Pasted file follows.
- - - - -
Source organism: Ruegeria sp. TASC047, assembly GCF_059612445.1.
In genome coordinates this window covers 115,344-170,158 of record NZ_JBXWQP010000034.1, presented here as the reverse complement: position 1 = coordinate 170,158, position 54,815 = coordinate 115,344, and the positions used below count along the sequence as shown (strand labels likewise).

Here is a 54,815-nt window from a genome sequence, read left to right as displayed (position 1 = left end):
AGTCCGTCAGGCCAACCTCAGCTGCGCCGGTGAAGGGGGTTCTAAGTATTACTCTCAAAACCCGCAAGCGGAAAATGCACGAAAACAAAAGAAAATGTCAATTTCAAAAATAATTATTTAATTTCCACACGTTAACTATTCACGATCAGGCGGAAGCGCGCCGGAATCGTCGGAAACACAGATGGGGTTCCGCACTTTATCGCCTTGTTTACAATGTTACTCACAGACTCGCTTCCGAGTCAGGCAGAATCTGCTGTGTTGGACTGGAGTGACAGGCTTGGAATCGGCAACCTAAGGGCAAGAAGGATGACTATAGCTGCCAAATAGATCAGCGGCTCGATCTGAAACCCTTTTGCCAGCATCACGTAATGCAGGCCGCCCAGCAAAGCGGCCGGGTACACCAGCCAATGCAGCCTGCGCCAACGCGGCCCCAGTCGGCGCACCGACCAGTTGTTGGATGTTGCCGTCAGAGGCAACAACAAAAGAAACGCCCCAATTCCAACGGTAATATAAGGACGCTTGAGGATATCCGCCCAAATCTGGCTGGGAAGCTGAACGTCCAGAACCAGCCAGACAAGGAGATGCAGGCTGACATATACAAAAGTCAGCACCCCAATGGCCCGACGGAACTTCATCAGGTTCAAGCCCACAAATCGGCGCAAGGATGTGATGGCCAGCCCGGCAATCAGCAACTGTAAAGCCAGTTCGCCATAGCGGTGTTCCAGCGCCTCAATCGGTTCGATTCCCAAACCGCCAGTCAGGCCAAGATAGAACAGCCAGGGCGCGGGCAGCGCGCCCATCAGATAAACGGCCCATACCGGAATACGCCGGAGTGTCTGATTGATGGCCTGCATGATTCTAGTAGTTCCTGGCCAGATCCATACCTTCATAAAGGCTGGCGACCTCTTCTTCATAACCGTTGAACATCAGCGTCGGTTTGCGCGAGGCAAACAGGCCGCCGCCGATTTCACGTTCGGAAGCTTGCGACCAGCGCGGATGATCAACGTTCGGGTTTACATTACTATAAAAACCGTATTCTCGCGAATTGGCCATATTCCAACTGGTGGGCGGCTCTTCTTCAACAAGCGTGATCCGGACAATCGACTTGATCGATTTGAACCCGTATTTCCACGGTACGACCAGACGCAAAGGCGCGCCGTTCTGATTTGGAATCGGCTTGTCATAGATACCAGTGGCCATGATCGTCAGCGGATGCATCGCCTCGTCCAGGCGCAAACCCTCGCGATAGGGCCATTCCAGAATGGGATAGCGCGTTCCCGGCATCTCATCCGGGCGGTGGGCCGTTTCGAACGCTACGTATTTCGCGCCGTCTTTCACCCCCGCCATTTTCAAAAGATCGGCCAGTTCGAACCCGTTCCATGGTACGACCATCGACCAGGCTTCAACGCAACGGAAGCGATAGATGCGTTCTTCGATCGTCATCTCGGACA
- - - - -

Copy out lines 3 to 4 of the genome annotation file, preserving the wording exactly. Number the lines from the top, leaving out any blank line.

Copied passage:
Here is a 54,815-nt window from a genome sequence, read left to right as displayed (position 1 = left end):
AGTCCGTCAGGCCAACCTCAGCTGCGCCGGTGAAGGGGGTTCTAAGTATTACTCTCAAAACCCGCAAGCGGAAAATGCACGAAAACAAAAGAAAATGTCAATTTCAAAAATAATTATTTAATTTCCACACGTTAACTATTCACGATCAGGCGGAAGCGCGCCGGAATCGTCGGAAACACAGATGGGGTTCCGCACTTTATCGCCTTGTTTACAATGTTACTCACAGACTCGCTTCCGAGTCAGGCAGAATCTGCTGTGTTGGACTGGAGTGACAGGCTTGGAATCGGCAACCTAAGGGCAAGAAGGATGACTATAGCTGCCAAATAGATCAGCGGCTCGATCTGAAACCCTTTTGCCAGCATCACGTAATGCAGGCCGCCCAGCAAAGCGGCCGGGTACACCAGCCAATGCAGCCTGCGCCAACGCGGCCCCAGTCGGCGCACCGACCAGTTGTTGGATGTTGCCGTCAGAGGCAACAACAAAAGAAACGCCCCAATTCCAACGGTAATATAAGGACGCTTGAGGATATCCGCCCAAATCTGGCTGGGAAGCTGAACGTCCAGAACCAGCCAGACAAGGAGATGCAGGCTGACATATACAAAAGTCAGCACCCCAATGGCCCGACGGAACTTCATCAGGTTCAAGCCCACAAATCGGCGCAAGGATGTGATGGCCAGCCCGGCAATCAGCAACTGTAAAGCCAGTTCGCCATAGCGGTGTTCCAGCGCCTCAATCGGTTCGATTCCCAAACCGCCAGTCAGGCCAAGATAGAACAGCCAGGGCGCGGGCAGCGCGCCCATCAGATAAACGGCCCATACCGGAATACGCCGGAGTGTCTGATTGATGGCCTGCATGATTCTAGTAGTTCCTGGCCAGATCCATACCTTCATAAAGGCTGGCGACCTCTTCTTCATAACCGTTGAACATCAGCGTCGGTTTGCGCGAGGCAAACAGGCCGCCGCCGATTTCACGTTCGGAAGCTTGCGACCAGCGCGGATGATCAACGTTCGGGTTTACATTACTATAAAAACCGTATTCTCGCGAATTGGCCATATTCCAACTGGTGGGCGGCTCTTCTTCAACAAGCGTGATCCGGACAATCGACTTGATCGATTTGAACCCGTATTTCCACGGTACGACCAGACGCAAAGGCGCGCCGTTCTGATTTGGAATCGGCTTGTCATAGATACCAGTGGCCATGATCGTCAGCGGATGCATCGCCTCGTCCAGGCGCAAACCCTCGCGATAGGGCCATTCCAGAATGGGATAGCGCGTTCCCGGCATCTCATCCGGGCGGTGGGCCGTTTCGAACGCTACGTATTTCGCGCCGTCTTTCACCCCCGCCATTTTCAAAAGATCGGCCAGTTCGAACCCGTTCCATGGTACGACCATCGACCAGGCTTCAACGCAACGGAAGCGATAGATGCGTTCTTCGATCGTCATCTCGGACA